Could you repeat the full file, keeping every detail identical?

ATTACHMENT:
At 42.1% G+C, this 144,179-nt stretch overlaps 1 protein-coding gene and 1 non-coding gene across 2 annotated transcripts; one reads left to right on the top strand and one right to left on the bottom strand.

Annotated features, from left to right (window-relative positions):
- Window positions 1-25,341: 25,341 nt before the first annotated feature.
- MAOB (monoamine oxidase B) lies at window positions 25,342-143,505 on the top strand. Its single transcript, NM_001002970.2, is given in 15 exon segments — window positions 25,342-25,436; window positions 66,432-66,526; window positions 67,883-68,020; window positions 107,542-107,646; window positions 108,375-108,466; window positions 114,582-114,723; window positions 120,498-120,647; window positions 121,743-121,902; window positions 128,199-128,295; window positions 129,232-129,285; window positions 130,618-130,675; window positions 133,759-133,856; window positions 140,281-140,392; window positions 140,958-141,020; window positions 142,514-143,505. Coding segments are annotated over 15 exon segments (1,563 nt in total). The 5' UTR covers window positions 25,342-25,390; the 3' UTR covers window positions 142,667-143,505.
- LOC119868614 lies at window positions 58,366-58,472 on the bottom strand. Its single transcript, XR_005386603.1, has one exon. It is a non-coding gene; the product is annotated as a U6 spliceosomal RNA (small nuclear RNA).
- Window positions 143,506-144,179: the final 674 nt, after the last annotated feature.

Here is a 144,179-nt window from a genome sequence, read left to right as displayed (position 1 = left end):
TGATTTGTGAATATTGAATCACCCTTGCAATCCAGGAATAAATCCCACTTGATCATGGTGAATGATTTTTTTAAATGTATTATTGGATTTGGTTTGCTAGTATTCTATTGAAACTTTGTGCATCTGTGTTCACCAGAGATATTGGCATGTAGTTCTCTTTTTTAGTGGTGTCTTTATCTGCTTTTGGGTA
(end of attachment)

At 42.1% G+C, this 144,179-nt stretch overlaps 1 protein-coding gene and 1 non-coding gene across 2 annotated transcripts; one reads left to right on the top strand and one right to left on the bottom strand.

Annotated features, from left to right (window-relative positions):
- Window positions 1-25,341: 25,341 nt before the first annotated feature.
- MAOB (monoamine oxidase B) lies at window positions 25,342-143,505 on the top strand. Its single transcript, NM_001002970.2, is given in 15 exon segments — window positions 25,342-25,436; window positions 66,432-66,526; window positions 67,883-68,020; window positions 107,542-107,646; window positions 108,375-108,466; window positions 114,582-114,723; window positions 120,498-120,647; window positions 121,743-121,902; window positions 128,199-128,295; window positions 129,232-129,285; window positions 130,618-130,675; window positions 133,759-133,856; window positions 140,281-140,392; window positions 140,958-141,020; window positions 142,514-143,505. Coding segments are annotated over 15 exon segments (1,563 nt in total). The 5' UTR covers window positions 25,342-25,390; the 3' UTR covers window positions 142,667-143,505.
- LOC119868614 lies at window positions 58,366-58,472 on the bottom strand. Its single transcript, XR_005386603.1, has one exon. It is a non-coding gene; the product is annotated as a U6 spliceosomal RNA (small nuclear RNA).
- Window positions 143,506-144,179: the final 674 nt, after the last annotated feature.

Here is a 144,179-nt window from a genome sequence, read left to right as displayed (position 1 = left end):
TGATTTGTGAATATTGAATCACCCTTGCAATCCAGGAATAAATCCCACTTGATCATGGTGAATGATTTTTTTAAATGTATTATTGGATTTGGTTTGCTAGTATTCTATTGAAACTTTGTGCATCTGTGTTCACCAGAGATATTGGCATGTAGTTCTCTTTTTTAGTGGTGTCTTTATCTGCTTTTGGGTA